Based on the impact that the workflow system described above will have on the way some pharmacies conduct business, the implementation of the workflow system is intended to be phased in. The first deliverable (phase 1) is to implement set up enhancement, such as authorized user configurations, user groups, and pharmacist verification. The pharmacist verification function will allow a review of all new orders and refills that have encountered a problem. Additionally, enhanced scanning capabilities are to be implemented, including the ability to scan in refill orders, and produce edit lists which can be scanned by RPhs during clinical verification. In addition, the first phase includes the on-line billing adjudication step which is required before a label can be printed. The second deliverable (phase 2) is to implement the product filling verification where the prescription, product and location are verified through barcode scanning.

Summary of Major Advantages of the Invention

After reading and understanding the foregoing description of preferred embodiments of the invention, in conjunction with the illustrative drawings, it will be appreciated that several distinct advantages of the subject system and method for electronic assistance in dispensing prescriptions.

One advantage of the present invention is that it utilizes a forced sequence of quality gates for clinical, financial, and filling accuracy.

Another advantage of the present invention is that it provides improvements in pharmacist efficiency by eliminating a final pharmacist drug-to-label check.

Yet another advantage of the present invention is that it reduces medication errors by reducing the human element of a pharmacist manual drug-to-label check.

Yet another advantage of the present invention is that it improves medical dispensing efficiency by ensuring that filling time is spent filling clinically correct, fully adjudicated orders.

A further advantage of the present invention is that it allows prescription orders to be adjudicated immediately and efficiently.

A further advantage of the present invention is the monitoring/tracking of prescription orders throughout the system to ensure that no order is overlooked, providing an audit trail (information pertaining to an order going through the system), and allowing users to promptly and efficiently respond to any problems that may arise.

In accordance with the foregoing, the present invention provides a system and method for electronic assistance in dispensing prescriptions. The present invention allows a system that increases efficiency, reduces error and allows monitoring of orders in dispensing prescriptions.

A prescription order is an order for pharmaceutical items such as medications, drugs, and other tangible medical treatment items. For purposes of the present invention, a prescription order can be processed through the dispensing system in a variety of ways. The first embodiment is a new order entry. The second embodiment is a refill order. The refill order can be further segmented into manual refills, batch refills (Quick Order Processing), and cycle refills (automatic refills). However, the aforementioned embodiments are not intended to be an exhaustive list of prescription orders processed through a dispensing system, rather these embodiments are illustrative.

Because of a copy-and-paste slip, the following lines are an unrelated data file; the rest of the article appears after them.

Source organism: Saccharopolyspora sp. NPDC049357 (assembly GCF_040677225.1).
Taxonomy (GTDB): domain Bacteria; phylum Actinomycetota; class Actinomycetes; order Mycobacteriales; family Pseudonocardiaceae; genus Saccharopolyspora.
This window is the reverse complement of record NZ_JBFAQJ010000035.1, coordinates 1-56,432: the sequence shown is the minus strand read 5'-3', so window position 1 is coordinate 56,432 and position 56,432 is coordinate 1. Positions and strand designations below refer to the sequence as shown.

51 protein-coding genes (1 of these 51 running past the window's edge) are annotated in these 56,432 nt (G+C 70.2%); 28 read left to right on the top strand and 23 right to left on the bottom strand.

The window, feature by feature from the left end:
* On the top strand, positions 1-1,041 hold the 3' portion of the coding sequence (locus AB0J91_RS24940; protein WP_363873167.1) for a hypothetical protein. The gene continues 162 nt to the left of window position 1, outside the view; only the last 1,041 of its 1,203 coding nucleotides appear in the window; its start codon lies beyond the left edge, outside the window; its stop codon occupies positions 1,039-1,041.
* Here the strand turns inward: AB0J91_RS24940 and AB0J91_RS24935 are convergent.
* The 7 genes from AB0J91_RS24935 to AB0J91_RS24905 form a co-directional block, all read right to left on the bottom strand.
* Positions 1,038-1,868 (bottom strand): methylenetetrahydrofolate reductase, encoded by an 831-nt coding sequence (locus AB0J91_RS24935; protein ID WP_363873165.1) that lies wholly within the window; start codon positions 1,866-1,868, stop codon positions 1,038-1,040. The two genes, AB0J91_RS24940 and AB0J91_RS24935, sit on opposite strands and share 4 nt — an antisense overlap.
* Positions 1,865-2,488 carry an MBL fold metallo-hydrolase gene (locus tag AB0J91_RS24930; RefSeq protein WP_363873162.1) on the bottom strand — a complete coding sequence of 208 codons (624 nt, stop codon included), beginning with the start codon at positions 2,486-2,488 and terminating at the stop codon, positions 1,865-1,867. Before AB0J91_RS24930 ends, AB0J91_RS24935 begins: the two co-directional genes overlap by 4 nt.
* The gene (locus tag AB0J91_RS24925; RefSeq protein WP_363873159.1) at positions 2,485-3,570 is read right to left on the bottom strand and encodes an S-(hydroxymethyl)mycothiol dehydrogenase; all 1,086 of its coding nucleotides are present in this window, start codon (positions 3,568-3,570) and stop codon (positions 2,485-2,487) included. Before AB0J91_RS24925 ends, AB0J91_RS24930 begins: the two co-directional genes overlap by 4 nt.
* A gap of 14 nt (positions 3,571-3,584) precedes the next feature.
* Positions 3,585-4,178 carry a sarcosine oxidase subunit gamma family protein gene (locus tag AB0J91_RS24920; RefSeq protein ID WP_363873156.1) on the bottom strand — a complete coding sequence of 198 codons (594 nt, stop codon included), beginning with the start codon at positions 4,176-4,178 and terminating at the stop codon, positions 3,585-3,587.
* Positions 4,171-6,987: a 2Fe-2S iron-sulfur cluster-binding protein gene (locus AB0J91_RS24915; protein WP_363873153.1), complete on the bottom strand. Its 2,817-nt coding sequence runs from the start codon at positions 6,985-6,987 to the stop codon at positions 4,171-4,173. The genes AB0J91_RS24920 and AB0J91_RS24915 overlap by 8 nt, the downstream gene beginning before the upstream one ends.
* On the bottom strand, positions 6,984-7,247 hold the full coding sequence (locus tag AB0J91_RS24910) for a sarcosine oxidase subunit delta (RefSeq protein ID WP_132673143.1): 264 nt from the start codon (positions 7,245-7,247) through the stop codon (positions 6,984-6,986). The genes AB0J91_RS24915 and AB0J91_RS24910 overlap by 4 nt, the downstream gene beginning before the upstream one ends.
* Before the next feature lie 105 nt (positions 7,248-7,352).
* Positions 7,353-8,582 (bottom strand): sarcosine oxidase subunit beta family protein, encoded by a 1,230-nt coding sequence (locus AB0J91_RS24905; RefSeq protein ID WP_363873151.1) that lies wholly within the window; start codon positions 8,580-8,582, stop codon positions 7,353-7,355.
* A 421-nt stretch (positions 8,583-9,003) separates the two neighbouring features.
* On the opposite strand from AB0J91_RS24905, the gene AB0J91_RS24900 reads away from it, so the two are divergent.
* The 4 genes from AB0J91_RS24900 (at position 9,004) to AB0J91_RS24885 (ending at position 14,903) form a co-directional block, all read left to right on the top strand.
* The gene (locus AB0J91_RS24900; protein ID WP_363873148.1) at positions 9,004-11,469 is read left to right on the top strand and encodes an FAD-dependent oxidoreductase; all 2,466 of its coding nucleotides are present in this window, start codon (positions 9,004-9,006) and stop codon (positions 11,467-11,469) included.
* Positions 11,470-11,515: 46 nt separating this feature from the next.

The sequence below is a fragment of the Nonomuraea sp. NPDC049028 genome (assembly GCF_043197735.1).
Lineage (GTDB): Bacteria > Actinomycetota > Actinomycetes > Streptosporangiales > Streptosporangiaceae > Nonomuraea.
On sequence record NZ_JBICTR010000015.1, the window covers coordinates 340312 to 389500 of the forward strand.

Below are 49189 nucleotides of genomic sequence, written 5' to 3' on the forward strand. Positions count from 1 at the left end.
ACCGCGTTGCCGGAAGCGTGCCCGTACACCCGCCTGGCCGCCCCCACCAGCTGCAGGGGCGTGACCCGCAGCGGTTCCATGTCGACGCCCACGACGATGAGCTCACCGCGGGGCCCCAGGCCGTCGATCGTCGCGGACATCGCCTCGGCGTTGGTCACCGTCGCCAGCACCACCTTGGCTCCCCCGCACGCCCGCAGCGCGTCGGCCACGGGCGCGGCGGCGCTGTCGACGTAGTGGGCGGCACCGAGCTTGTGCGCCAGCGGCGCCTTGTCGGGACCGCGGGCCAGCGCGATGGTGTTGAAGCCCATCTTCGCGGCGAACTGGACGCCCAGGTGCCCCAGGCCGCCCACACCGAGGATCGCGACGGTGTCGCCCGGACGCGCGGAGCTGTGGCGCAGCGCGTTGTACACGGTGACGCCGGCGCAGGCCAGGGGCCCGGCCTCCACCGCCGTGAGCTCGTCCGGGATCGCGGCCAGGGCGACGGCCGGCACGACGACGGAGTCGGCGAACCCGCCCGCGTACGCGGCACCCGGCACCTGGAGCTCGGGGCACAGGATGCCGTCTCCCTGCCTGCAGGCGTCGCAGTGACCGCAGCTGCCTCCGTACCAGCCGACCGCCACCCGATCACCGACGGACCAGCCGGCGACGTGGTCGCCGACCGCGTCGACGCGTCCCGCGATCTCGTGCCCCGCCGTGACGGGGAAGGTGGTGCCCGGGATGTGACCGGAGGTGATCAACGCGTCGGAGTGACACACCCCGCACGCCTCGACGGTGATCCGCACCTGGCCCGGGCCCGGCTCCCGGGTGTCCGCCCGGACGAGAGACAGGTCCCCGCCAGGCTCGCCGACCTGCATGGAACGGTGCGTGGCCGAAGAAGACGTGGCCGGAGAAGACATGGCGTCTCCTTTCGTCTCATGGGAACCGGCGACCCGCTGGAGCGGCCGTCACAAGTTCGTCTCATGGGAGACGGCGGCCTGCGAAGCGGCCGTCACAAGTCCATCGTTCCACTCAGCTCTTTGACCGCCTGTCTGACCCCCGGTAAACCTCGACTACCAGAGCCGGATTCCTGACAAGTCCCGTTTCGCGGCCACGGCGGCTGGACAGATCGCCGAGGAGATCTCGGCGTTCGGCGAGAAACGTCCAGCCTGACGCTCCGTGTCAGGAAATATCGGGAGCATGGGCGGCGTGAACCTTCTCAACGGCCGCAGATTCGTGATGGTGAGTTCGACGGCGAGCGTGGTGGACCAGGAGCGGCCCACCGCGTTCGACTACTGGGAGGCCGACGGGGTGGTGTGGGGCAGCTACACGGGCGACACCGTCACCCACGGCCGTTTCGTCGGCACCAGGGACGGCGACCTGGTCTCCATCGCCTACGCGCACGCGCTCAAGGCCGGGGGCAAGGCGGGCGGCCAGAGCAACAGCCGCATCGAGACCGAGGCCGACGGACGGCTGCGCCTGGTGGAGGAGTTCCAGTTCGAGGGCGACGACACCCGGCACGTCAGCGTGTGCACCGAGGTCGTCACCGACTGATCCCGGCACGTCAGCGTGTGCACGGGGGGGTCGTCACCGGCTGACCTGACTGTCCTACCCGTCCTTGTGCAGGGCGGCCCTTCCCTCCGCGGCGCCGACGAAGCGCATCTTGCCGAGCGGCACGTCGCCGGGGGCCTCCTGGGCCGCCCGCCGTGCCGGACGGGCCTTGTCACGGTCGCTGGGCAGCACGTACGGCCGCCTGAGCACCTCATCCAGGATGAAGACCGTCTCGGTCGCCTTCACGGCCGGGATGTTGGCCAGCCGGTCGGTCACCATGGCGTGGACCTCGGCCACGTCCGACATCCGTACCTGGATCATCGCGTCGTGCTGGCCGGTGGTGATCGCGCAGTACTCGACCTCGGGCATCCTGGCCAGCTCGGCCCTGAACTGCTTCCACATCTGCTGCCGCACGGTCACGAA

In the present invention a pharmacy, nursing home, or other facility implements the system and method for dispensing pharmaceuticals.

The present invention is a method and system of dispensing pharmaceutical items that reduces medical error, increases prescription filling efficiency, and decreases on-line payor billing losses.

The present invention is a process for entering prescription orders into a computer system, which performs checks on the data entered corresponding the prescription order, prompting the user of any warnings or interventions that are required for that order.

The present invention is a method of verifying prescription orders entered into the computer system, ensuring that the orders are correctly dispensed.

The present invention is a process of adjudicating prescription orders entered into the system, checking for adequate coverage or a responsible payor and having the ability to quickly and efficiently adjudicate orders to the greatest extent possible online.

The present invention is a process of utilizing barcode technology on prescription labels, scanning to ensure correct prescription orders and correct delivery.

The present invention is a process of phased implementation, allowing for a smooth transition from existing dispensing methods to the present invention.

The present invention is carrying out the processes according to the present invention through a computer system configured by an authorized user, and utilizing barcode technology.

The present invention includes a computer system of a pharmaceutical dispensing facility capable of carrying out the processes according to the present invention, and a barcode scanner capable of reading and transmitting information from a barcode into the computer system.

In describing the invention, reference has been made to preferred embodiments and illustrative advantages of the invention. Those skilled in the art, however, and familiar with the instant disclosure of the subject invention, may recognize additions, deletions, modifications, substitutions and other changes that fall within the purview of the subject invention.

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Classifications
U.S. Classification700/244
International ClassificationG06F17/00, G06F7/00
Cooperative ClassificationG06F19/3462
European ClassificationG06F19/34L1